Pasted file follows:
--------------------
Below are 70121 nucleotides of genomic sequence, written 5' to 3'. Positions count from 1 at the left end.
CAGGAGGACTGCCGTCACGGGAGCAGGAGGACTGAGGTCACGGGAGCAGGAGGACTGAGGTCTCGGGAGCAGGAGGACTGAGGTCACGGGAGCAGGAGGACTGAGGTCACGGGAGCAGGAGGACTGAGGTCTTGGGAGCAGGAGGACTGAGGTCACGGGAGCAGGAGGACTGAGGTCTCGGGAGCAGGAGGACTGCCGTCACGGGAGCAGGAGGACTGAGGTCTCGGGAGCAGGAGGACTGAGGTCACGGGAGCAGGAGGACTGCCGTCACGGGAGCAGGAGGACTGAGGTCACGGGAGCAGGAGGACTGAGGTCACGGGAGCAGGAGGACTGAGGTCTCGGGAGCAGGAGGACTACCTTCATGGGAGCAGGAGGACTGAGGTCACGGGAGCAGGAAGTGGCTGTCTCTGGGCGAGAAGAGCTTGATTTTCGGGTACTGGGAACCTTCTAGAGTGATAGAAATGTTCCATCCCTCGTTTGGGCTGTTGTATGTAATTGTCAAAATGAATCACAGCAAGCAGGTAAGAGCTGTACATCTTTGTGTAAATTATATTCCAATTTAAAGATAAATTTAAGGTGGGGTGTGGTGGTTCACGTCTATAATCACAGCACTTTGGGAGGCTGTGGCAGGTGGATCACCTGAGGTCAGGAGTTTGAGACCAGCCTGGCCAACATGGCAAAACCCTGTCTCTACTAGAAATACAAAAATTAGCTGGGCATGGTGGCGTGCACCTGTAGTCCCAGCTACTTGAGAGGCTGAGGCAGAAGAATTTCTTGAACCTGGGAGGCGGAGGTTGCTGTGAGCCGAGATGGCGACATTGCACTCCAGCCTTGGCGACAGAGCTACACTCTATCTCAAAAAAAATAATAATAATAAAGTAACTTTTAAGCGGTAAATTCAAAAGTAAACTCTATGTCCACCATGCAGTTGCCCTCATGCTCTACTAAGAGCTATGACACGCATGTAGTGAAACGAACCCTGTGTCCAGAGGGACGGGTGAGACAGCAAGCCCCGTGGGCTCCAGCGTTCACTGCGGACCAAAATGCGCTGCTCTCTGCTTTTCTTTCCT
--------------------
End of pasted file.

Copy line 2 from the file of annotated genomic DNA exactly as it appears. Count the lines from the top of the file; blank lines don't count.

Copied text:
CAGGAGGACTGCCGTCACGGGAGCAGGAGGACTGAGGTCACGGGAGCAGGAGGACTGAGGTCTCGGGAGCAGGAGGACTGAGGTCACGGGAGCAGGAGGACTGAGGTCACGGGAGCAGGAGGACTGAGGTCTTGGGAGCAGGAGGACTGAGGTCACGGGAGCAGGAGGACTGAGGTCTCGGGAGCAGGAGGACTGCCGTCACGGGAGCAGGAGGACTGAGGTCTCGGGAGCAGGAGGACTGAGGTCACGGGAGCAGGAGGACTGCCGTCACGGGAGCAGGAGGACTGAGGTCACGGGAGCAGGAGGACTGAGGTCACGGGAGCAGGAGGACTGAGGTCTCGGGAGCAGGAGGACTACCTTCATGGGAGCAGGAGGACTGAGGTCACGGGAGCAGGAAGTGGCTGTCTCTGGGCGAGAAGAGCTTGATTTTCGGGTACTGGGAACCTTCTAGAGTGATAGAAATGTTCCATCCCTCGTTTGGGCTGTTGTATGTAATTGTCAAAATGAATCACAGCAAGCAGGTAAGAGCTGTACATCTTTGTGTAAATTATATTCCAATTTAAAGATAAATTTAAGGTGGGGTGTGGTGGTTCACGTCTATAATCACAGCACTTTGGGAGGCTGTGGCAGGTGGATCACCTGAGGTCAGGAGTTTGAGACCAGCCTGGCCAACATGGCAAAACCCTGTCTCTACTAGAAATACAAAAATTAGCTGGGCATGGTGGCGTGCACCTGTAGTCCCAGCTACTTGAGAGGCTGAGGCAGAAGAATTTCTTGAACCTGGGAGGCGGAGGTTGCTGTGAGCCGAGATGGCGACATTGCACTCCAGCCTTGGCGACAGAGCTACACTCTATCTCAAAAAAAATAATAATAATAAAGTAACTTTTAAGCGGTAAATTCAAAAGTAAACTCTATGTCCACCATGCAGTTGCCCTCATGCTCTACTAAGAGCTATGACACGCATGTAGTGAAACGAACCCTGTGTCCAGAGGGACGGGTGAGACAGCAAGCCCCGTGGGCTCCAGCGTTCACTGCGGACCAAAATGCGCTGCTCTCTGCTTTTCTTTCCT